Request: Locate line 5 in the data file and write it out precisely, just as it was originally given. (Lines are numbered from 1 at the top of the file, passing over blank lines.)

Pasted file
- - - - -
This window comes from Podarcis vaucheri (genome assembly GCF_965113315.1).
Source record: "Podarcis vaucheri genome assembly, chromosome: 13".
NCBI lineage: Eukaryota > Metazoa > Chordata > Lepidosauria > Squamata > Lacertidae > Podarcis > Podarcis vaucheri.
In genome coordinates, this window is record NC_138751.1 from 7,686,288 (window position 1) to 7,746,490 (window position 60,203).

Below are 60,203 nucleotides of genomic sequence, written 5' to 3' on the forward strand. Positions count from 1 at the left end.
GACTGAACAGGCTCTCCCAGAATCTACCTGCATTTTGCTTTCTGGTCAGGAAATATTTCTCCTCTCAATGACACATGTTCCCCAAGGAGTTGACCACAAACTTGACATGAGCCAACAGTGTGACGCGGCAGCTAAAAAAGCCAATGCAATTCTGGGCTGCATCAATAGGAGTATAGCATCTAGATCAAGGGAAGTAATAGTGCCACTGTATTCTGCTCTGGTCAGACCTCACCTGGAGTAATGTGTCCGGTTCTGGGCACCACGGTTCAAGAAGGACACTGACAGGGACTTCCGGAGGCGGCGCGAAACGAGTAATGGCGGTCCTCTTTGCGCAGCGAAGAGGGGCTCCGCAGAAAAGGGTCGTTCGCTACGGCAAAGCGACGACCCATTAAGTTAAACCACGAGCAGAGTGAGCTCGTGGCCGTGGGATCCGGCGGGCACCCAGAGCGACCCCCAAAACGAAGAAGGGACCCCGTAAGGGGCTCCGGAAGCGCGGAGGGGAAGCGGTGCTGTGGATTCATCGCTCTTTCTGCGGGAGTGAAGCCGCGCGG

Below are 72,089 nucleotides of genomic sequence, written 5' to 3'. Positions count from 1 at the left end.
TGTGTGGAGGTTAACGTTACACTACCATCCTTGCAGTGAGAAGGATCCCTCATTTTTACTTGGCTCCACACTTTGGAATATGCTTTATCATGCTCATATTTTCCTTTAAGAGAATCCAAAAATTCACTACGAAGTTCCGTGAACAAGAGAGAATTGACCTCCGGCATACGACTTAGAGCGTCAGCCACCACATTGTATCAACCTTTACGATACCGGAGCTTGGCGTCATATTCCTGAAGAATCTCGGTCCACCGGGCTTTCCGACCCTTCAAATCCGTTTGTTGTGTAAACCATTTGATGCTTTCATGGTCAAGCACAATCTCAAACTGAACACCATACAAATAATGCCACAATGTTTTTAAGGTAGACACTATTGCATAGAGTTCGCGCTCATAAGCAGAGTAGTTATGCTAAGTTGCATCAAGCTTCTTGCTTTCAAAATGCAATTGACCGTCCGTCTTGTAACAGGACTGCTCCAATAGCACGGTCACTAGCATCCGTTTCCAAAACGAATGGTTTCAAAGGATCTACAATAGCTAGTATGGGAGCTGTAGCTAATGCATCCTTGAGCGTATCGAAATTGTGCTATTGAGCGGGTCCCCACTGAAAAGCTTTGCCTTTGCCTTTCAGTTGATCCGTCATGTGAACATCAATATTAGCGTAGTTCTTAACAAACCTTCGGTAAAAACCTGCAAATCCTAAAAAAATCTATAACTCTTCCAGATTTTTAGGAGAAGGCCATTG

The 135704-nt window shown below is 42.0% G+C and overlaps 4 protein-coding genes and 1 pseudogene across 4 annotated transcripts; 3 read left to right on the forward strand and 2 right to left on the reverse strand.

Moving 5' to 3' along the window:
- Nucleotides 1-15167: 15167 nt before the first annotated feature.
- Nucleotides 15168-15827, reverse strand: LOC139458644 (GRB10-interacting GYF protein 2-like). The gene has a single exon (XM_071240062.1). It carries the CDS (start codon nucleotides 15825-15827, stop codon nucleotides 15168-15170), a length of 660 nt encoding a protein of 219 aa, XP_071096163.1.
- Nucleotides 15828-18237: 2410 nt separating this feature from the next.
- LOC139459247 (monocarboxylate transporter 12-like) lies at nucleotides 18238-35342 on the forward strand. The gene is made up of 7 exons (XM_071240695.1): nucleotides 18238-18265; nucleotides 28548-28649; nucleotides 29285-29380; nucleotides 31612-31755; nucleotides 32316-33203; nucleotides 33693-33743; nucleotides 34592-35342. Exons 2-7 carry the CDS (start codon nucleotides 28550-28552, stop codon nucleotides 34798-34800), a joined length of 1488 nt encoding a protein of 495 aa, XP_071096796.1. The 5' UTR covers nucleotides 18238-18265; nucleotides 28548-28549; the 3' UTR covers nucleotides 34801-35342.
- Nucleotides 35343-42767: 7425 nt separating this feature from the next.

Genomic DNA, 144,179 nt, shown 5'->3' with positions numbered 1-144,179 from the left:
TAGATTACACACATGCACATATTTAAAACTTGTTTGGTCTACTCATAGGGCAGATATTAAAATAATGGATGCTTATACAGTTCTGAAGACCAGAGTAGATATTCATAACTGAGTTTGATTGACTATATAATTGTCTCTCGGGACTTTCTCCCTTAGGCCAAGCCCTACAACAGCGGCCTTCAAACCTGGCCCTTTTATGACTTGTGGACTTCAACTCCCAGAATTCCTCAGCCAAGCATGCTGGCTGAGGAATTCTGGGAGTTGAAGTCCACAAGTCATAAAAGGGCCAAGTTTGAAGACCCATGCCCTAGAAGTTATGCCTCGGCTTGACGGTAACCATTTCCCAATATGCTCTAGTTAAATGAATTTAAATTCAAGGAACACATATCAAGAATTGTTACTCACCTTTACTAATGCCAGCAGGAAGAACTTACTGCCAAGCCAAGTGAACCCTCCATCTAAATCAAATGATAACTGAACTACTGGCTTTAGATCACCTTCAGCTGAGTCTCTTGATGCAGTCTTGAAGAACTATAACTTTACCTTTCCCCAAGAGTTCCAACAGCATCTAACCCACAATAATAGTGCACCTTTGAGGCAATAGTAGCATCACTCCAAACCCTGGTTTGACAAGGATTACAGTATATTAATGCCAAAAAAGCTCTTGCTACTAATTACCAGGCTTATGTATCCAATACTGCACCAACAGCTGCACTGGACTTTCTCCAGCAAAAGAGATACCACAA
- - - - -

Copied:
Below are 60,203 nucleotides of genomic sequence, written 5' to 3' on the forward strand. Positions count from 1 at the left end.